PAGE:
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A mathematical and computational framework to help quantify, compare, visualize and interactively …

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- A mathematical and computational framework for quantitative comparison and integration of large-scale gene expression data

A key step in analyzing most large-scale gene expression studiesis clustering or otherwise grouping gene expression data vectorsand conditions (individual RNA samples or replicates) into setsthat contain members more similar to each other than to theremainder of the data. To do this, biologists now have at theirdisposal a wide range of computational techniques includingsupervised and unsupervised machine learning algorithms andvarious heuristics, such as k-means, phylogenic-like hierarchicalordering and clustering, Expectation Maximization of Mixturemodels, self organizing maps, support vector machines, Fourieranalysis and more (16). Their purpose in all cases isto detect underlying relationships in the data, but differentalgorithms applied to a given dataset typically deliver onlypartly concordant results. As we show below, it is common tofind 20–40% of genes from a high-quality dataset classifieddifferently by two algorithms. These differences can be quitemeaningful for a first-pass analysis, in which candidate geneswill be selected based on their expression pattern for furtherdetailed study. But clustering classifications are also increasinglyimportant, not as results on their own, but as a key preprocessedinput to higher level integrative modeling, such as gene networkinference. Clustering results are also becoming important asgene annotations for interpreting entirely different kinds ofdata. For example, classification of genes as being ‘cellcycle regulated in G1 phase’ has become part of majordatabases based on a specific clustering. If such annotationsare uncertain or simply incorrect, the uncertainty or errorsthen ramify through future uses of the data.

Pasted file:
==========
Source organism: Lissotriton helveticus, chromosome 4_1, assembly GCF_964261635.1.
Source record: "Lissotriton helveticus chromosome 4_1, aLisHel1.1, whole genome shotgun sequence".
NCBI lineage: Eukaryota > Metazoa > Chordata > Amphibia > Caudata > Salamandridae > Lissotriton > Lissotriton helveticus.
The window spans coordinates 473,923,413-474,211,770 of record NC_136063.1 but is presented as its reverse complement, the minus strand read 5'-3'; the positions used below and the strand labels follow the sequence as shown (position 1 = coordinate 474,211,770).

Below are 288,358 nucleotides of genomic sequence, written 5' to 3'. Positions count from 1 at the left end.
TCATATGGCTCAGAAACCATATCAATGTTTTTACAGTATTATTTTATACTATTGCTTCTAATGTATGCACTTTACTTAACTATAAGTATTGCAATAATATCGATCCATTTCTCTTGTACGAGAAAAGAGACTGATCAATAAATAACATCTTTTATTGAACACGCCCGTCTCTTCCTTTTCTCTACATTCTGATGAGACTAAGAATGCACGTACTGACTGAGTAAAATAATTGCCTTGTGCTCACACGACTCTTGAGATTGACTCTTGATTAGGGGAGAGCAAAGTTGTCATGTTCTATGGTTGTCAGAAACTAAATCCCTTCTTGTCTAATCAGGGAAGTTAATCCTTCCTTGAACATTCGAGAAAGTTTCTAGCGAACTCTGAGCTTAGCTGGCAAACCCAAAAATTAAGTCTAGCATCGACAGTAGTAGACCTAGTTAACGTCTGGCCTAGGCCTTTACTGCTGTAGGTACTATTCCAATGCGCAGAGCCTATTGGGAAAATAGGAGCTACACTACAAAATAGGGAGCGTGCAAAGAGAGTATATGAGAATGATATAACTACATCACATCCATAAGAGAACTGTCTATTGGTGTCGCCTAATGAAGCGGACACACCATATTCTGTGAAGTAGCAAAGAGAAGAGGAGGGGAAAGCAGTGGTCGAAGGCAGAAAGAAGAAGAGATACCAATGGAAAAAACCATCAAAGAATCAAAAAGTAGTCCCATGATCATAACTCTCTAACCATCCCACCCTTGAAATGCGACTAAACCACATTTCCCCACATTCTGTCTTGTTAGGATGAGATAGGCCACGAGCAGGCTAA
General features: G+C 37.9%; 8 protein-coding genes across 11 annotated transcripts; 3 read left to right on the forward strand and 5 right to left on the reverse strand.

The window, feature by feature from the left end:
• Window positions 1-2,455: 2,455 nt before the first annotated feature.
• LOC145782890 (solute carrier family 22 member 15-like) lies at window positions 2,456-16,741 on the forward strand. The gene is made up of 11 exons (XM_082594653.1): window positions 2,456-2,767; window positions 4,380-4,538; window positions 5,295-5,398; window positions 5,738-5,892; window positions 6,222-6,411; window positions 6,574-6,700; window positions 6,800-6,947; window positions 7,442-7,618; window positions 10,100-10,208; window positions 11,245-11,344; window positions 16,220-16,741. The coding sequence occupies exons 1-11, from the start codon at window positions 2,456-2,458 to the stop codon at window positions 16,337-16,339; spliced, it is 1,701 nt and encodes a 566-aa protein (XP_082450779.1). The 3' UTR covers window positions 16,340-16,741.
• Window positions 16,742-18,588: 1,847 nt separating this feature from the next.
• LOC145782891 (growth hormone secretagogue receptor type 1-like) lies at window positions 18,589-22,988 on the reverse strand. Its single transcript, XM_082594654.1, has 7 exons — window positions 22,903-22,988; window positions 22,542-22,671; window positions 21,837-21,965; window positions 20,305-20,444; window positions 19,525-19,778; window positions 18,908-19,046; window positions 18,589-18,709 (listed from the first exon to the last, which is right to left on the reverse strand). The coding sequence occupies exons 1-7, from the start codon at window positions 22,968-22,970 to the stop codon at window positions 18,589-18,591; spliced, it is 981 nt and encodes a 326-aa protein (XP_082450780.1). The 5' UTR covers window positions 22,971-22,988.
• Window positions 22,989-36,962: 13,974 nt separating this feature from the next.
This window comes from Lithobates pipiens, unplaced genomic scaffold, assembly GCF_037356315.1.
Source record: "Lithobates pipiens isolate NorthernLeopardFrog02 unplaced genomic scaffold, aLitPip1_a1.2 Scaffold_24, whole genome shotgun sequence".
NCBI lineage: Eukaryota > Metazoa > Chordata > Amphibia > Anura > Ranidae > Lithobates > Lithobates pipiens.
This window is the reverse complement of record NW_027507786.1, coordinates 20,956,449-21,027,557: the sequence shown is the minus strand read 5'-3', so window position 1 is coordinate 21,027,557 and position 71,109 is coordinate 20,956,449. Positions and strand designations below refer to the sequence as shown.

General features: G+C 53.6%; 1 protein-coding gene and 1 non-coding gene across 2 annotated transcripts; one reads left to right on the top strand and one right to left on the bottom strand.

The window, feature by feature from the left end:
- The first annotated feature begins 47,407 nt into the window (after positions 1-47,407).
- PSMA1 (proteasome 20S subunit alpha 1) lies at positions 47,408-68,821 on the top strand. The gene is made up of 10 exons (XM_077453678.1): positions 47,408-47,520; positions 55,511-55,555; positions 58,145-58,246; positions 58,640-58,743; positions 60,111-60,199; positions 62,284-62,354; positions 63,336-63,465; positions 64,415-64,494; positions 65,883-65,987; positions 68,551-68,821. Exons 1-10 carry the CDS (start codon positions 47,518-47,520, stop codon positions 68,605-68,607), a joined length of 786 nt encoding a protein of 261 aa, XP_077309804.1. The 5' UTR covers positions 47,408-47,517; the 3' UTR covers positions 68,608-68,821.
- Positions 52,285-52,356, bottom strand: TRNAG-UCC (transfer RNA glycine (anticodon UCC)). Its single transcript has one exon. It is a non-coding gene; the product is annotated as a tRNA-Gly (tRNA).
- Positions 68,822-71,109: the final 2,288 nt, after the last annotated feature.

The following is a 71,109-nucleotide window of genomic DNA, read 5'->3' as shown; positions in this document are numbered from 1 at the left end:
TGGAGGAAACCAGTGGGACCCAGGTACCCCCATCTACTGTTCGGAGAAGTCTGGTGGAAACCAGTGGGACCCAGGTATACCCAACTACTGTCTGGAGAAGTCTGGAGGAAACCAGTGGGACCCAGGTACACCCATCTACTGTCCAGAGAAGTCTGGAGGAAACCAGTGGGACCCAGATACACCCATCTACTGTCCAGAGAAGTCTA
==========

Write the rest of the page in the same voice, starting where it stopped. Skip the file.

The sources of difference between clustering algorithm outputsare many and varied, and the biological implications are alsodiverse, as illustrated below for cell cycle data. The generalchallenge is to detect, measure, evaluate and mine the commonalitiesand differences. Specifically, the biologist usually wants tofirst know whether one clustering is objectively and significantly‘better’ than another, and just how big the differenceis. If two clusterings are of similar overall quality, yet differsubstantially from each other as is often observed, then whatspecific gene cluster or samples harbor the greatest differences,or are they evenly distributed across the data? At a finer levelstill, which genes are being assigned to different clustersand why? Importantly, do the distinctions between clusteringshighlight properties of biological importance?